We chose this for our October 2019 book club. I just finished it.
It is a very long book.
Honestly, I would not have read this but for the book club. Nothing about it seemed all that appealing to me.
- “I need to read it before watching the miniseries”: nope.
- Scary ice monsters: nope.
- 900 pages: nope.
- A slow, cold descent into terror and death: NOPE.
- Dan Simmons: Honestly, neither here nor there.
- Old ships: OK MAYBE.
So I’m as surprised as anyone that I actually…really quite enjoyed this book. Around 25% I was still considering giving up. There was a lot of talk about various ships, and details of various characters’ histories in the British Navy. There were a lot of old dude ship captains and their interpersonal rivalries. It was fine, sure, fine, ok. But then all of a sudden a monster appeared! And it got pretty exciting!
The strongest thing about this book, for me, was what annoyed me early on: It is LONG. There is SO MUCH ICE. And over the course of the many hundreds of pages, you get so familiar with that ice. You get inside the heads of the men stuck there for days, months, years, becoming intimately familiar with the different moods of the ice, looking for open water, thinking you hear monsters–but maybe it’s just the ice breaking, creaking, howling. Knowing that with each passing day the likelihood of ever seeing anything that’s not ice is dwindling away. It feels appropriate for a book about being stuck on the ice for two or more years to be 900 pages long. 900 pages of being stuck in the ice. By about page 600 you start to really empathize with these poor dudes out there, no end in sight, rum all gone, rations getting smaller with each passing day, catastrophe after catastrophe. (I mean that sincerely–something about slogging through the hundred of pages does actually put you in a more appreciative frame of mind. This book at 300 pages would have a totally different emphasis and psychological effect.)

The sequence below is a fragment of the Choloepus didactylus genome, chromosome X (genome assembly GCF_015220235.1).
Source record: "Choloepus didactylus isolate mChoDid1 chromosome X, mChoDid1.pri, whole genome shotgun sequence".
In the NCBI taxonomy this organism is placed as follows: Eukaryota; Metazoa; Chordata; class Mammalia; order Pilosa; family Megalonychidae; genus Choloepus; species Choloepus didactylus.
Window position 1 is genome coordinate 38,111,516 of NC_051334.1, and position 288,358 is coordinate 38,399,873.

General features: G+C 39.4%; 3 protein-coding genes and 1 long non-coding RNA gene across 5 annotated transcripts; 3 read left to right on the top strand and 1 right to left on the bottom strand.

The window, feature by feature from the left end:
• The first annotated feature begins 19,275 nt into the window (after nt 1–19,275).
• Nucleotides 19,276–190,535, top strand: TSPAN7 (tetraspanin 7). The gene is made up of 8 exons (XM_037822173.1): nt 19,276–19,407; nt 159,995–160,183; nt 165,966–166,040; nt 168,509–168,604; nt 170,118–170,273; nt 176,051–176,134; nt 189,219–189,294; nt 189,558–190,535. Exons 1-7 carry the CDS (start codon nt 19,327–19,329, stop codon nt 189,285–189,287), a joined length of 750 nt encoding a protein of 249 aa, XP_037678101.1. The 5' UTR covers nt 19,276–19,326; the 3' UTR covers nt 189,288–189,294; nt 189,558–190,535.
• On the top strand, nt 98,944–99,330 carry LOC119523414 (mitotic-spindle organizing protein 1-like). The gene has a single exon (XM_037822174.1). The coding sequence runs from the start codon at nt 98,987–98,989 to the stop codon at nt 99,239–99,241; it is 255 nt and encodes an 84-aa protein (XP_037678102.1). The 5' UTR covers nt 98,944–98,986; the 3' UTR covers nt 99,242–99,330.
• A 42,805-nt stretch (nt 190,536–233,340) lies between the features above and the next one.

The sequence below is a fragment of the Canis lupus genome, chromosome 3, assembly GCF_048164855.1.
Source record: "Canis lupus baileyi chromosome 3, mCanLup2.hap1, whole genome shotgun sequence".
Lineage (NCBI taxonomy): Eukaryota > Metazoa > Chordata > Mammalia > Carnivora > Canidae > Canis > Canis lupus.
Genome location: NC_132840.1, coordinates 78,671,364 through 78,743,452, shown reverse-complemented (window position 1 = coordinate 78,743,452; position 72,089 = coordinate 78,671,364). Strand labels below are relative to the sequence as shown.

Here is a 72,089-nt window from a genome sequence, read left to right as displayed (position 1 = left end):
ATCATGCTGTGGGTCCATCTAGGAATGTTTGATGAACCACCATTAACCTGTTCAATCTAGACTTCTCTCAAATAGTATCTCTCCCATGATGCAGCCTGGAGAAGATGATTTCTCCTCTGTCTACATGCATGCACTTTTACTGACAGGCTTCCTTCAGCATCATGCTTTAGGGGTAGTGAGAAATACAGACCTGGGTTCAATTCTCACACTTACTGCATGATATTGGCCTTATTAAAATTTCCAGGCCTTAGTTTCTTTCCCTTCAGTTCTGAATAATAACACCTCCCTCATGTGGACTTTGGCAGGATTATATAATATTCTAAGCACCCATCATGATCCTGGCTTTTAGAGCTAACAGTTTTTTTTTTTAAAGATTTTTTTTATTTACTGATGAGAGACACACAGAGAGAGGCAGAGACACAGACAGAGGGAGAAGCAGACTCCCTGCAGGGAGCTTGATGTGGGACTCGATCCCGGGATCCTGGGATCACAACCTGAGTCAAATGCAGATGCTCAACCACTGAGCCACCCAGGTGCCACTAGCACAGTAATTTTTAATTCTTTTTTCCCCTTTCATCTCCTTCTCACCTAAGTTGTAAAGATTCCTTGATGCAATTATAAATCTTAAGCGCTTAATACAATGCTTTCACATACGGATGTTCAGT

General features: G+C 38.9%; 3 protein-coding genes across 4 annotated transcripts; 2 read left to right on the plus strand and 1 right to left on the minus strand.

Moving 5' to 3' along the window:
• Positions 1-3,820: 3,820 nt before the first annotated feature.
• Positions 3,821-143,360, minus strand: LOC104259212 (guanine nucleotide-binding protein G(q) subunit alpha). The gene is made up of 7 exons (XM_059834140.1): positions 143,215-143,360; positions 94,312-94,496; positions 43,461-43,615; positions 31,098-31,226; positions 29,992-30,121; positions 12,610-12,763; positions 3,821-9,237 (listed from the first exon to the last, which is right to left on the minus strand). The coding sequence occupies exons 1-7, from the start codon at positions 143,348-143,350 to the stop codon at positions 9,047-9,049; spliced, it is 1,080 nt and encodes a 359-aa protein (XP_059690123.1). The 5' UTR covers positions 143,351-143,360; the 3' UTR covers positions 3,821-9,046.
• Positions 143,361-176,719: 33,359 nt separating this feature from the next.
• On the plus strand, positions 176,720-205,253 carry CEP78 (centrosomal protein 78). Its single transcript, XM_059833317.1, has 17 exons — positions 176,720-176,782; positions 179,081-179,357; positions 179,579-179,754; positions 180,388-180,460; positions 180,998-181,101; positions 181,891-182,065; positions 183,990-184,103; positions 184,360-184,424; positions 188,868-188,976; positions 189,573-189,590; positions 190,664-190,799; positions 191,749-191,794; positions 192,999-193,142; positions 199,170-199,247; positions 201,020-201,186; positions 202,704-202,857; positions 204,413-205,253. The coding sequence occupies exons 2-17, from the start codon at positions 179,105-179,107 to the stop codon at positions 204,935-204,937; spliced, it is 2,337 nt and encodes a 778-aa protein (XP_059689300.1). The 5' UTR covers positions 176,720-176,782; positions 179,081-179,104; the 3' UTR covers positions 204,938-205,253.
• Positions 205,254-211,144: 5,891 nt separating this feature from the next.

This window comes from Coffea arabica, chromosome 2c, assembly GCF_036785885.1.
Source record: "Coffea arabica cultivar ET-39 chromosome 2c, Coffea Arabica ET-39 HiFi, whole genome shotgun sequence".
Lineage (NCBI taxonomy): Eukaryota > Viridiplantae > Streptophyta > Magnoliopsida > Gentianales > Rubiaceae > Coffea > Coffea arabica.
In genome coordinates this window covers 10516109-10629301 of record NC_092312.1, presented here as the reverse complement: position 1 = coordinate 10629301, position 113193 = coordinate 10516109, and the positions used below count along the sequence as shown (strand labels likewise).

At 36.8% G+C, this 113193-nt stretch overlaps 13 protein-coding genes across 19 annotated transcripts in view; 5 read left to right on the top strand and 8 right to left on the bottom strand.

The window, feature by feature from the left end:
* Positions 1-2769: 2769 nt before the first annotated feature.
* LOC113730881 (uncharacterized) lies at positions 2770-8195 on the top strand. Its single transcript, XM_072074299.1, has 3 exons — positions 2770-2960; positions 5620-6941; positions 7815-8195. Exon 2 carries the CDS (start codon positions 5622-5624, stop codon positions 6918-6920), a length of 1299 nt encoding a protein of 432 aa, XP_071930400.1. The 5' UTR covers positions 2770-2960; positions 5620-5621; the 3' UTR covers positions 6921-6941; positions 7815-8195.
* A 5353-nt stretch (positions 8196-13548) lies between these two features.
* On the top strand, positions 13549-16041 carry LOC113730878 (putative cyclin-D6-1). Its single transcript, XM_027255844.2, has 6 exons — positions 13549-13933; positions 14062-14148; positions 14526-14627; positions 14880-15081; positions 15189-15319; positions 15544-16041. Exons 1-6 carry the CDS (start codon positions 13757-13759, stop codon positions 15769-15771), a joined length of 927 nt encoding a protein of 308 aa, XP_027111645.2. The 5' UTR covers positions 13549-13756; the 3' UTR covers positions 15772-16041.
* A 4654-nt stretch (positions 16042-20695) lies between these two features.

There’s ice, and then there’s the monster. I don’t want to say too much about the monster, except that I thought it was quite well done and I really liked the ending.
There’s ice, and there’s the monster, and then there are the those other creatures who look so small against the ice: humans. The crew, humanity in all its monstrous pettiness and glorious ambition. Humans who can be so noble, withstand so much, overcome, love, build, create…and humans who can be so cruel, bloodthirsty, conniving, wretched. It’s all here, laid bare on the ice. Sometimes literally.
The plot is a retelling of Sir John Franklin’s 1845 expedition to find the Northwest Passage. HMS Erebus and HMS Terror were real ships (I didn’t know that! #themoreyouknow) that really went on this voyage. Obviously, it didn’t go well. The monster on the ice is fictional (OR IS IT?) but the rest is not, or at least, not necessarily. And the rest is arguably more horrific.